where $ n $ is the mean refractive index [which is $ n \simeq 1 $ for x rays based on Eq. (2)]. Values of $ Q \lesssim 1 $ are adequately described using plane grating diffraction, while the condition $ Q \gtrsim 1 $ means that volume diffraction effects begin to come into play. If the grating half-period is $ b{\Delta _r} $, one can rearrange Eq. (19) in terms of the slice thickness to find The condition of having $ { \epsilon _1} = 0.1 $ and $ { \epsilon _2} = 0.1 $ corresponds to $ Q = 5\pi /(n{b^2}) $. As an example, if the pixel size is one-fifth the finest zone width $ d{r_N} $ in a Fresnel zone plate, one has $ b = 5 $ and $ Q = \pi /5 $, which indeed satisfies $ Q \lesssim 1 $.## 4. IMPLEMENTATION

We have implemented both the optic-aligned and wavefield-aligned approaches using the multislice method [20], with an implementation described in Algorithm 1. This was done for example zone plates for soft x-ray focusing at 0.5 keV and hard x-ray focusing at 10 keV, with parameters as given in Table 1. Propagation over the short distance $ {\Delta _z} $ between slices within the zone plate was accomplished using

For the optic-aligned approach, we use Algorithm 2, where we first apply a linear phase shift given by Eq. (17) to the illumination wave. In this case, the position of the focal spot shifts by a distance $ f\sin (\theta ) $ in the output plane, which must be corrected for when extracting the sub-array containing the focal spot as shown in Algorithm 2. In practice, this method is well suited to simulating soft x-ray zone plates, as the focal length and thus spot shift distance is relatively small.

The longer focal length $ f = (2{r_N} d{r_N})/\lambda $ of hard x-ray zone plates with small $ \lambda $ limits the maximum tilt that can be accommodated, as described by Eq. (18). Therefore, with hard x-ray zone plates, one is more likely to use the wavefield-aligned approach described above, using partial voxel filling (Fig. 3) to properly represent the tilted zone plate in the refractive index array. The implementation of the wavefield-aligned approach described in Algorithm 3 consists of three steps:

- 1. To simplify the task of rotation, we first reduce the size of the optic refractive index array to a small size containing the optic itself. Recall that we use a grid size much larger than the optic size because we want the output plane step size to match the input plane step size of Eq. (25). For the example paramters shown Table 1, this reduces the grid size from $ {55296^2} $ to $ \approx {15000^2} $. The rotation now has to occur on a three-dimensional grid of size $ 15 000 \times 15 000 \times {N_z} $, where $ {N_z} $ refers to the number of slices that will be used for propagaton.
- 2. We now have a dataset with dimensions $ 15 000 \times 15 000 \times {N_z} $, where the grid size in the plane of optic is different from the grid size along the direction of the beam propagation. Since rotating an isotropic grid is easier than rotating a non-isotropic grid, the grid is “expanded” along the direction of propagation to give $ {\Delta _z} = {\Delta _x} $. Rotation is now performed in small batches along the axis of rotation on the isotropic grid. We use libvips [40] to perform the rotation as an affine transform with bilinear interpolation due to its efficiency, parallelism, and low memory needs [41].
- 3. Finally, the grid is then “collapsed” back to the number of slices $ {N_z} $ to be used for propagation by a simple scaled summation. The size of the dataset is now back to $ 15 000 \times 15 000 \times {N_z} $. The only difference from the basic optic simulation algorithm is this: at each step of the multislice loop, we now extract the refractive index pattern from the HDF5 file and expand the grid size via zero padding. This is followed by the usual multislice method of scalar diffraction and near-field propagation. The exit wave is finally propagated to the focus.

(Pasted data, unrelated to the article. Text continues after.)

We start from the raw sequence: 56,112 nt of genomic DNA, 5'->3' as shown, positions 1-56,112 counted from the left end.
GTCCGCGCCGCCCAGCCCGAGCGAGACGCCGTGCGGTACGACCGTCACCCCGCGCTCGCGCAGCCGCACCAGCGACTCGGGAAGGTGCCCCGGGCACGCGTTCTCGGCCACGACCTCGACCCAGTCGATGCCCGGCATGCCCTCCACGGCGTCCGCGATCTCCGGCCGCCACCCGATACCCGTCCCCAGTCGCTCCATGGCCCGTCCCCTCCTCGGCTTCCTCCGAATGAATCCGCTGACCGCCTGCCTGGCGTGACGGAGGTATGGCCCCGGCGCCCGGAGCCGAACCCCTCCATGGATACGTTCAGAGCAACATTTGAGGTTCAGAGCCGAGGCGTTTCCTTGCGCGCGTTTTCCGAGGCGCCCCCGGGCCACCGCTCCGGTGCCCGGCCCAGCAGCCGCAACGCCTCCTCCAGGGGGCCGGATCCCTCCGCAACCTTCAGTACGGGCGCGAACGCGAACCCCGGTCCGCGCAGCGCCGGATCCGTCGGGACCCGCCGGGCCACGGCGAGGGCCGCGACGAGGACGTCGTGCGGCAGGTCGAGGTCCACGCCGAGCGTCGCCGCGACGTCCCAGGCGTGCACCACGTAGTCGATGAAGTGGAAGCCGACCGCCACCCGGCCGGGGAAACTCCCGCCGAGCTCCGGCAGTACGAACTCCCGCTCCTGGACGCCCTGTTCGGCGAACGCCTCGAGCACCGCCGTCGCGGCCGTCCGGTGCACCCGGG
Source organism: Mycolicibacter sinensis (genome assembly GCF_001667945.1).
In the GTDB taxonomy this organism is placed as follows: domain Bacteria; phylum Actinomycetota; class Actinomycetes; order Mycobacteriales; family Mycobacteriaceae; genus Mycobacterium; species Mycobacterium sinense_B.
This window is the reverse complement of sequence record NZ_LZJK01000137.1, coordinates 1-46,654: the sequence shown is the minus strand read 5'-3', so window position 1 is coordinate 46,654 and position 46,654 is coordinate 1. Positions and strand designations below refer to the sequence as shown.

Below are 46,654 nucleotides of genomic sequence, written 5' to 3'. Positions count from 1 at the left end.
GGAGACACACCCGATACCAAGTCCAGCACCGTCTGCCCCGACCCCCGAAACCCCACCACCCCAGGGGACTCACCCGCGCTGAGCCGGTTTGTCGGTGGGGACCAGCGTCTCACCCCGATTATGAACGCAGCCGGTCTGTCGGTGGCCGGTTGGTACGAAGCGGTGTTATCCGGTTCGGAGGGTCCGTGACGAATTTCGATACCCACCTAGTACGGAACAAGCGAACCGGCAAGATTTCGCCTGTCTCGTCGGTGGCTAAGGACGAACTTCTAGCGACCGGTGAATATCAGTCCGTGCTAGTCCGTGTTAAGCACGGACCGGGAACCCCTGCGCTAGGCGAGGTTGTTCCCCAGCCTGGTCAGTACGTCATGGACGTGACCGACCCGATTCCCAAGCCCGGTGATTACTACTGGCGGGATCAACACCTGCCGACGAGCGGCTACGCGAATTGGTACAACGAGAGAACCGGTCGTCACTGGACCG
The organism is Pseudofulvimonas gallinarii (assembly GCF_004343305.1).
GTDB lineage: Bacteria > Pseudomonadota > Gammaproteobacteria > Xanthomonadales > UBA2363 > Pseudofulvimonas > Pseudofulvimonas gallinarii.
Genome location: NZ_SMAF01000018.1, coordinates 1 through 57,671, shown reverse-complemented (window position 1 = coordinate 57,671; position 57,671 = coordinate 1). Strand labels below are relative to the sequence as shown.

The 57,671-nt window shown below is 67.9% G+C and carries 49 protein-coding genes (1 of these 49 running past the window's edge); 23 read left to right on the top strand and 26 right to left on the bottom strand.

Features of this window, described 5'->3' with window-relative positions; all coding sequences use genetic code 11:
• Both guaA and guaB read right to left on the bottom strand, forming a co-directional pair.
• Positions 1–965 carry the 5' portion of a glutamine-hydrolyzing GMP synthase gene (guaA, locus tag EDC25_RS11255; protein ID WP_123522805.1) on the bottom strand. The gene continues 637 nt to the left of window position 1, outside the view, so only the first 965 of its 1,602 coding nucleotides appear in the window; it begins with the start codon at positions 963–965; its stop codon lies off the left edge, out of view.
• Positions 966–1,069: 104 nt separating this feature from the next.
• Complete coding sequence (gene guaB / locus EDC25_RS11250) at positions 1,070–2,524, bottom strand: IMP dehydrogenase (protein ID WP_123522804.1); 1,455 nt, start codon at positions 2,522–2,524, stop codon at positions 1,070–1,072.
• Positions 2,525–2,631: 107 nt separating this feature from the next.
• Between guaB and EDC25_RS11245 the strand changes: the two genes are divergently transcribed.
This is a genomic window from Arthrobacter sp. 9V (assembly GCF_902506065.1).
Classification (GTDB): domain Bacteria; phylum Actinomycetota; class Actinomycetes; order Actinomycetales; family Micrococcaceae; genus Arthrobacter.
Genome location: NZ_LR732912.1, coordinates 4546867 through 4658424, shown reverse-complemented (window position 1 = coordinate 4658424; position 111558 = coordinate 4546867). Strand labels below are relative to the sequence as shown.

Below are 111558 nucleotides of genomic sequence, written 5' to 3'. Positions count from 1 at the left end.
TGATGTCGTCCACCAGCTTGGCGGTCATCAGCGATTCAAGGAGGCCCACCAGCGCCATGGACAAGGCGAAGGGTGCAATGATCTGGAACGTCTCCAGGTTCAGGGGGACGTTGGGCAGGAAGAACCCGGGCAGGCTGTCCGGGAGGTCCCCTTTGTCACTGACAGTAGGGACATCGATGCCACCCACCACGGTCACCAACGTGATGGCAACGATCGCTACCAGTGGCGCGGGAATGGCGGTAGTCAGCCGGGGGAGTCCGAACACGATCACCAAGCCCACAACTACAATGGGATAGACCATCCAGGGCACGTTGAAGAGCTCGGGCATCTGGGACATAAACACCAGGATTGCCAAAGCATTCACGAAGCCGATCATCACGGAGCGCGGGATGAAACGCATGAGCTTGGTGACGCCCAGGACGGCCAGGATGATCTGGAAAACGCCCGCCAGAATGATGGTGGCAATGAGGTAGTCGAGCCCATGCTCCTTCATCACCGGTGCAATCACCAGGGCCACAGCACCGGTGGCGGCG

We chose to implement the above in the Python3 programming language,
utilizing the scientific Python stack based upon
`NumPy` [42]
and `SciPy`. Additionally, the package
`numexpr` [43]
was used to speed up the pointwise multiplication required by propagation
function. The FFTs were performed using `FFTW` [44] via the Python bindings provided by
`pyFFTW` [45].
We use the HDF5 library [46] via
the Python interface h5py [47] to
store all datasets with chunking enabled to enable fast I/O. Owing to the
nature of the scientific Python ecosystem where many packages offer Python
interfaces for software packages (such as FFTW, HDF5, libvips, etc.) with
underlying code in C or Fortran, care was taken to install them with the
Intel Compiler Collection using the Spack [48] package manager. This was done to ensure optimal performance
on the workstation. Our code is available at [49].

All calculations were performed on a workstation with two Intel Xeon E5-2620 v4 processors and 512 GB RAM. Because the large array size exceeded their available memory, GPUs were not used. A typical optic-aligned simulation (for $ Q = 3.33 $, $ \theta { = 2.5^ \circ } $) took approximately 30 min, and a typical wavefield-aligned simulation (for $ Q = 3.33 $, $ \theta { = 2.5^ \circ } $) took approximately 150 min.

## 5. SIMULATION RESULTS

We have carried out the above procedures to evaluate the focusing properties of two zone plates with $ d{r_N} = 21\;{\rm nm} $ outermost zone width and a diameter of $ 2{r_N} = 58.9 \;{ \unicode{x00B5}{\rm m}} $: one for focusing 0.5 keV soft x rays (such as are used for imaging in the “water window” between the carbon and oxygen $ K $ absorption edges [50]), and one for focusing 10 keV hard x rays (such as are used in scanning fluorescence x-ray microscopes). Further parameters for these zone plates are given in Table 1. In each case, we carried out simulations for values of the Klein–Cook parameter $ Q $ of 0.33, 3.33, and 10 to see the role that waveguide effects play in tilted zone plate focusing. In addition to showing images (Figs. 5 and 6) and plots (Fig. 7) of the intensity around the focal spot region, we show in Figs. 8 and 9 two other measures of zone plate performance: